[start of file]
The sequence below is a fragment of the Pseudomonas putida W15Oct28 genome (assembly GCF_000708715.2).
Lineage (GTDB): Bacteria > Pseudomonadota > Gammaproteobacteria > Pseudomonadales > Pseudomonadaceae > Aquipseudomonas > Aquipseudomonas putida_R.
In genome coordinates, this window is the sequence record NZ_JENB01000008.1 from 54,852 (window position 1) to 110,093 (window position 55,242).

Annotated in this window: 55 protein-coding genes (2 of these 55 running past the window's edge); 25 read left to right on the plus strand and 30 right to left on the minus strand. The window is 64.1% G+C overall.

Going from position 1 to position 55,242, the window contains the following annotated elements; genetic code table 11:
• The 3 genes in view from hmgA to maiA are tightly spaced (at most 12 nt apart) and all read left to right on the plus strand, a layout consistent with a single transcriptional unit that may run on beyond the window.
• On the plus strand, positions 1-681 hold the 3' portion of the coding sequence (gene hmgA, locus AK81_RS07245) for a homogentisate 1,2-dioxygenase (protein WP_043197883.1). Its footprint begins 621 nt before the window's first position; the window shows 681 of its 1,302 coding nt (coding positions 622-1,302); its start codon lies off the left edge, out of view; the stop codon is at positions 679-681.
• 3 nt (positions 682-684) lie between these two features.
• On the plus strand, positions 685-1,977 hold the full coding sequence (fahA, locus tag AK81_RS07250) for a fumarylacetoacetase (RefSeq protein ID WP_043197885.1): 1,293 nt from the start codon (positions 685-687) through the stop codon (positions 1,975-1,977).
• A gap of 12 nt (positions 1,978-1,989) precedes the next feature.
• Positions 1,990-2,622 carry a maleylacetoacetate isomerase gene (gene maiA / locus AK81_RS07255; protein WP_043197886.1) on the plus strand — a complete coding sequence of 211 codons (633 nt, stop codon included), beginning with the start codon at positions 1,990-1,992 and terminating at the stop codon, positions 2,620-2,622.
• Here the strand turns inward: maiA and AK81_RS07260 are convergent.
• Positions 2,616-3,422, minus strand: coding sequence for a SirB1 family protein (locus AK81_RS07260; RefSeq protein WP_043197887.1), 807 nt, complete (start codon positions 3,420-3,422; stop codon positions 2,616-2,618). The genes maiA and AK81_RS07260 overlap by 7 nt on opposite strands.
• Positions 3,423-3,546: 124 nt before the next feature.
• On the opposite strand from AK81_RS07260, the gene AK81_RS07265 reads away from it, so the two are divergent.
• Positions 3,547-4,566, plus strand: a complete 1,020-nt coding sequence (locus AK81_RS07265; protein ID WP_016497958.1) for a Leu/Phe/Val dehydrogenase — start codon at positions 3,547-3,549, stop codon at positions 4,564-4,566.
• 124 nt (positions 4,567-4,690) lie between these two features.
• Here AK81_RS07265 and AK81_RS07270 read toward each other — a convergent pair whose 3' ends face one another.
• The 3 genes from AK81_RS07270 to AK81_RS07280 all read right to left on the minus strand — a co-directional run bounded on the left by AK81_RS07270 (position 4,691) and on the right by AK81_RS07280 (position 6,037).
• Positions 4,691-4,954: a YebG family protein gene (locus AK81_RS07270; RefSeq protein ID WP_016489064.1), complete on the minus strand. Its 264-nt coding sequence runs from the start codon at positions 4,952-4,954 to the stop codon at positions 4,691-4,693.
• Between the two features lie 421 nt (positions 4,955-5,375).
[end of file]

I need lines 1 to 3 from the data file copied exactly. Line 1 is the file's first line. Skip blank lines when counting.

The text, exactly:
The sequence below is a fragment of the Pseudomonas putida W15Oct28 genome (assembly GCF_000708715.2).
Lineage (GTDB): Bacteria > Pseudomonadota > Gammaproteobacteria > Pseudomonadales > Pseudomonadaceae > Aquipseudomonas > Aquipseudomonas putida_R.
In genome coordinates, this window is the sequence record NZ_JENB01000008.1 from 54,852 (window position 1) to 110,093 (window position 55,242).